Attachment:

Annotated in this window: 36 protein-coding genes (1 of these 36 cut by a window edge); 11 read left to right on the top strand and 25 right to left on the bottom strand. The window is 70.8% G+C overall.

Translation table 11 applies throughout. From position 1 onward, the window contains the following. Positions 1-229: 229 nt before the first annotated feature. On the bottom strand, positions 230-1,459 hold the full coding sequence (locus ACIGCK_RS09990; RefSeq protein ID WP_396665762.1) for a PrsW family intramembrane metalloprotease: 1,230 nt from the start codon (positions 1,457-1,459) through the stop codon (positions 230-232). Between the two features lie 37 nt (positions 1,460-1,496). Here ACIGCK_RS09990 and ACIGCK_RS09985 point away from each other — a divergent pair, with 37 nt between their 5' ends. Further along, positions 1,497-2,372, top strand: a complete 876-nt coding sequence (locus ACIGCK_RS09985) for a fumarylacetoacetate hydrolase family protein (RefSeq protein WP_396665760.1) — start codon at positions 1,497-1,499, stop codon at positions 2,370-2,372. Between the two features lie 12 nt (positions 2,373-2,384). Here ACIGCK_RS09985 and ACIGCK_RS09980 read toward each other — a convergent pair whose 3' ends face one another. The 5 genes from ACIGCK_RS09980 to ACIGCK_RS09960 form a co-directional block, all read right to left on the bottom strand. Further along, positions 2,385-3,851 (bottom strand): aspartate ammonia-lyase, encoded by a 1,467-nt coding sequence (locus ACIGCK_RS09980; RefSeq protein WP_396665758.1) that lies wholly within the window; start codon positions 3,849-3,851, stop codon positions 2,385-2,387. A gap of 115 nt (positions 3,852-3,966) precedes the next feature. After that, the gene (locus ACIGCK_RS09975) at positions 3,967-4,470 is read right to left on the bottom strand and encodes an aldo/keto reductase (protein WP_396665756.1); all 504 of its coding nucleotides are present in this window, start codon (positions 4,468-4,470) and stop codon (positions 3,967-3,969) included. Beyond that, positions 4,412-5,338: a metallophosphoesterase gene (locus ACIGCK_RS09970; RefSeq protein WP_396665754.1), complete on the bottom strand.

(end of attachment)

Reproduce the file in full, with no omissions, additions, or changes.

Annotated in this window: 36 protein-coding genes (1 of these 36 cut by a window edge); 11 read left to right on the top strand and 25 right to left on the bottom strand. The window is 70.8% G+C overall.

Translation table 11 applies throughout. From position 1 onward, the window contains the following. Positions 1-229: 229 nt before the first annotated feature. On the bottom strand, positions 230-1,459 hold the full coding sequence (locus ACIGCK_RS09990; RefSeq protein ID WP_396665762.1) for a PrsW family intramembrane metalloprotease: 1,230 nt from the start codon (positions 1,457-1,459) through the stop codon (positions 230-232). Between the two features lie 37 nt (positions 1,460-1,496). Here ACIGCK_RS09990 and ACIGCK_RS09985 point away from each other — a divergent pair, with 37 nt between their 5' ends. Further along, positions 1,497-2,372, top strand: a complete 876-nt coding sequence (locus ACIGCK_RS09985) for a fumarylacetoacetate hydrolase family protein (RefSeq protein WP_396665760.1) — start codon at positions 1,497-1,499, stop codon at positions 2,370-2,372. Between the two features lie 12 nt (positions 2,373-2,384). Here ACIGCK_RS09985 and ACIGCK_RS09980 read toward each other — a convergent pair whose 3' ends face one another. The 5 genes from ACIGCK_RS09980 to ACIGCK_RS09960 form a co-directional block, all read right to left on the bottom strand. Further along, positions 2,385-3,851 (bottom strand): aspartate ammonia-lyase, encoded by a 1,467-nt coding sequence (locus ACIGCK_RS09980; RefSeq protein WP_396665758.1) that lies wholly within the window; start codon positions 3,849-3,851, stop codon positions 2,385-2,387. A gap of 115 nt (positions 3,852-3,966) precedes the next feature. After that, the gene (locus ACIGCK_RS09975) at positions 3,967-4,470 is read right to left on the bottom strand and encodes an aldo/keto reductase (protein WP_396665756.1); all 504 of its coding nucleotides are present in this window, start codon (positions 4,468-4,470) and stop codon (positions 3,967-3,969) included. Beyond that, positions 4,412-5,338: a metallophosphoesterase gene (locus ACIGCK_RS09970; RefSeq protein WP_396665754.1), complete on the bottom strand.